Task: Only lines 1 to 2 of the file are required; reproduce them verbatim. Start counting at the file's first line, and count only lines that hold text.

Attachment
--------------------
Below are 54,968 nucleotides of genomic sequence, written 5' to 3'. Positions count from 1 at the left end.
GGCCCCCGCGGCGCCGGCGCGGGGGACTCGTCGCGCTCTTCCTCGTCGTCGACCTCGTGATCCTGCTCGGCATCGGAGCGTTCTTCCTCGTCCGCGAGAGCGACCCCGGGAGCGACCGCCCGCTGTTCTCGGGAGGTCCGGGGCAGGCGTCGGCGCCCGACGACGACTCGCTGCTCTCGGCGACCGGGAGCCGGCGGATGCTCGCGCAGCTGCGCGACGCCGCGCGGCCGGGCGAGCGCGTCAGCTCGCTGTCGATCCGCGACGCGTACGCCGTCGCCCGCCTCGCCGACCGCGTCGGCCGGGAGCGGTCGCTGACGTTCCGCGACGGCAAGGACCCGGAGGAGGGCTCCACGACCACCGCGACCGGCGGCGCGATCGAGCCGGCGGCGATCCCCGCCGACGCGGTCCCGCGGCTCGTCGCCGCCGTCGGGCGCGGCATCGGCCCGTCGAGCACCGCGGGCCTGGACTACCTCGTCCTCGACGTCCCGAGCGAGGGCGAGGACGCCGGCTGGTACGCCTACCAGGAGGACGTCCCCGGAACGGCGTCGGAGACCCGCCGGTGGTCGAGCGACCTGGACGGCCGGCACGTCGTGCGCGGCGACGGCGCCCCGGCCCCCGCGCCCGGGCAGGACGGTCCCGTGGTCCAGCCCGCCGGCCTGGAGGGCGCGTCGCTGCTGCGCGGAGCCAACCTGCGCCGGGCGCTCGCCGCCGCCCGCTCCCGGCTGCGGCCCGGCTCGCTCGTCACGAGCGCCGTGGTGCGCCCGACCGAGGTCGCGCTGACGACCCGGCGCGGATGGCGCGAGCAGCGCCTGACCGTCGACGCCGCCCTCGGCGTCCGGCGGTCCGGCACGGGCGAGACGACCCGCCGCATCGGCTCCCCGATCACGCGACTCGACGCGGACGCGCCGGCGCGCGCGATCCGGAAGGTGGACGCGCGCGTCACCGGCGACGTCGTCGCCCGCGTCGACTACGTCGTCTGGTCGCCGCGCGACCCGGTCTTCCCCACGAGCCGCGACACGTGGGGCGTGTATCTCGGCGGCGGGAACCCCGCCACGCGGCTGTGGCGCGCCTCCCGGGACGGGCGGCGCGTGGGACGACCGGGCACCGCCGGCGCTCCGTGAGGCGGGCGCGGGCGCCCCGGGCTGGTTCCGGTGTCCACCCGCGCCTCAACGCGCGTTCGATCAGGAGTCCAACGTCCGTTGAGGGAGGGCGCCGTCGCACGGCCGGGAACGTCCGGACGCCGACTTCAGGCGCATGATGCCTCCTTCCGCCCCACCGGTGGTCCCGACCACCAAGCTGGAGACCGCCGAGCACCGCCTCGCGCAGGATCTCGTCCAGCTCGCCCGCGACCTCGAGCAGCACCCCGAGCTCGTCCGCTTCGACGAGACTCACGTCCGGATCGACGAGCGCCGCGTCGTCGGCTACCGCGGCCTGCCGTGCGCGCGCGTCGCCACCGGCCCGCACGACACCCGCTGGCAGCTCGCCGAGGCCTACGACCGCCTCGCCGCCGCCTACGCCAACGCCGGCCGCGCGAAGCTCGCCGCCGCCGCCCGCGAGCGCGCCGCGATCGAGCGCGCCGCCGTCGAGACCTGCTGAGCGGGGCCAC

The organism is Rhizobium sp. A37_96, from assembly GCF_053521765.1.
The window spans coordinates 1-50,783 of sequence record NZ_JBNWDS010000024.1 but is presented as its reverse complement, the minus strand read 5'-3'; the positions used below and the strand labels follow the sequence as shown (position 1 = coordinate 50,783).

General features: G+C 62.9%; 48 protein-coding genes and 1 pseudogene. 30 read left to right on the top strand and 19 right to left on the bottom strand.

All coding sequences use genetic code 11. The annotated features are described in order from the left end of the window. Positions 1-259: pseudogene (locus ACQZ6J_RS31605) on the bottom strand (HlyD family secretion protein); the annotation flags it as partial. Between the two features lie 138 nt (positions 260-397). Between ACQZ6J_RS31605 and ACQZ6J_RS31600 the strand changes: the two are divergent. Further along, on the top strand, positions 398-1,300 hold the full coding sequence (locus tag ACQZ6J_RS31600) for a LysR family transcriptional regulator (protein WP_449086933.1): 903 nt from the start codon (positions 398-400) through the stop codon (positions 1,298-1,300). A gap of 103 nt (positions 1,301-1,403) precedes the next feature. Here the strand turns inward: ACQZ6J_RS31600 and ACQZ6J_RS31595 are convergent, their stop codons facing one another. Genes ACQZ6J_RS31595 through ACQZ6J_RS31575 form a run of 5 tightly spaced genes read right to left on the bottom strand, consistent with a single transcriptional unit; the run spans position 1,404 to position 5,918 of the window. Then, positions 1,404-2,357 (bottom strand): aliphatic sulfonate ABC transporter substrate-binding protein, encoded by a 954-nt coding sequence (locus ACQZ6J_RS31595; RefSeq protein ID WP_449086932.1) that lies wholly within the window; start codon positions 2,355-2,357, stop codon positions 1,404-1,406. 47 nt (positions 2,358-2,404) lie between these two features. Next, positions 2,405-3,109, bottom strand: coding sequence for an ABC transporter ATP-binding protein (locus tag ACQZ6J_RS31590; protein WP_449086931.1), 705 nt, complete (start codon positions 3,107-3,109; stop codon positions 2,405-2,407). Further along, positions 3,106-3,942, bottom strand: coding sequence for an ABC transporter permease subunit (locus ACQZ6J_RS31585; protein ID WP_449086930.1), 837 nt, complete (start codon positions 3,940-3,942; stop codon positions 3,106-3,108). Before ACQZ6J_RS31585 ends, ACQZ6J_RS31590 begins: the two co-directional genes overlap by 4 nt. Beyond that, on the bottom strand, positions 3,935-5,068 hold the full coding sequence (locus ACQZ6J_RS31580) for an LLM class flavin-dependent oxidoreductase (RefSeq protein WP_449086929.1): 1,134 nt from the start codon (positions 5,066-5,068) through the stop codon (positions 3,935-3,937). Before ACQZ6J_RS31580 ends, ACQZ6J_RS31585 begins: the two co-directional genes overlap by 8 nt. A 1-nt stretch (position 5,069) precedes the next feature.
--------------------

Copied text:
Below are 54,968 nucleotides of genomic sequence, written 5' to 3'. Positions count from 1 at the left end.
GGCCCCCGCGGCGCCGGCGCGGGGGACTCGTCGCGCTCTTCCTCGTCGTCGACCTCGTGATCCTGCTCGGCATCGGAGCGTTCTTCCTCGTCCGCGAGAGCGACCCCGGGAGCGACCGCCCGCTGTTCTCGGGAGGTCCGGGGCAGGCGTCGGCGCCCGACGACGACTCGCTGCTCTCGGCGACCGGGAGCCGGCGGATGCTCGCGCAGCTGCGCGACGCCGCGCGGCCGGGCGAGCGCGTCAGCTCGCTGTCGATCCGCGACGCGTACGCCGTCGCCCGCCTCGCCGACCGCGTCGGCCGGGAGCGGTCGCTGACGTTCCGCGACGGCAAGGACCCGGAGGAGGGCTCCACGACCACCGCGACCGGCGGCGCGATCGAGCCGGCGGCGATCCCCGCCGACGCGGTCCCGCGGCTCGTCGCCGCCGTCGGGCGCGGCATCGGCCCGTCGAGCACCGCGGGCCTGGACTACCTCGTCCTCGACGTCCCGAGCGAGGGCGAGGACGCCGGCTGGTACGCCTACCAGGAGGACGTCCCCGGAACGGCGTCGGAGACCCGCCGGTGGTCGAGCGACCTGGACGGCCGGCACGTCGTGCGCGGCGACGGCGCCCCGGCCCCCGCGCCCGGGCAGGACGGTCCCGTGGTCCAGCCCGCCGGCCTGGAGGGCGCGTCGCTGCTGCGCGGAGCCAACCTGCGCCGGGCGCTCGCCGCCGCCCGCTCCCGGCTGCGGCCCGGCTCGCTCGTCACGAGCGCCGTGGTGCGCCCGACCGAGGTCGCGCTGACGACCCGGCGCGGATGGCGCGAGCAGCGCCTGACCGTCGACGCCGCCCTCGGCGTCCGGCGGTCCGGCACGGGCGAGACGACCCGCCGCATCGGCTCCCCGATCACGCGACTCGACGCGGACGCGCCGGCGCGCGCGATCCGGAAGGTGGACGCGCGCGTCACCGGCGACGTCGTCGCCCGCGTCGACTACGTCGTCTGGTCGCCGCGCGACCCGGTCTTCCCCACGAGCCGCGACACGTGGGGCGTGTATCTCGGCGGCGGGAACCCCGCCACGCGGCTGTGGCGCGCCTCCCGGGACGGGCGGCGCGTGGGACGACCGGGCACCGCCGGCGCTCCGTGAGGCGGGCGCGGGCGCCCCGGGCTGGTTCCGGTGTCCACCCGCGCCTCAACGCGCGTTCGATCAGGAGTCCAACGTCCGTTGAGGGAGGGCGCCGTCGCACGGCCGGGAACGTCCGGACGCCGACTTCAGGCGCATGATGCCTCCTTCCGCCCCACCGGTGGTCCCGACCACCAAGCTGGAGACCGCCGAGCACCGCCTCGCGCAGGATCTCGTCCAGCTCGCCCGCGACCTCGAGCAGCACCCCGAGCTCGTCCGCTTCGACGAGACTCACGTCCGGATCGACGAGCGCCGCGTCGTCGGCTACCGCGGCCTGCCGTGCGCGCGCGTCGCCACCGGCCCGCACGACACCCGCTGGCAGCTCGCCGAGGCCTACGACCGCCTCGCCGCCGCCTACGCCAACGCCGGCCGCGCGAAGCTCGCCGCCGCCGCCCGCGAGCGCGCCGCGATCGAGCGCGCCGCCGTCGAGACCTGCTGAGCGGGGCCAC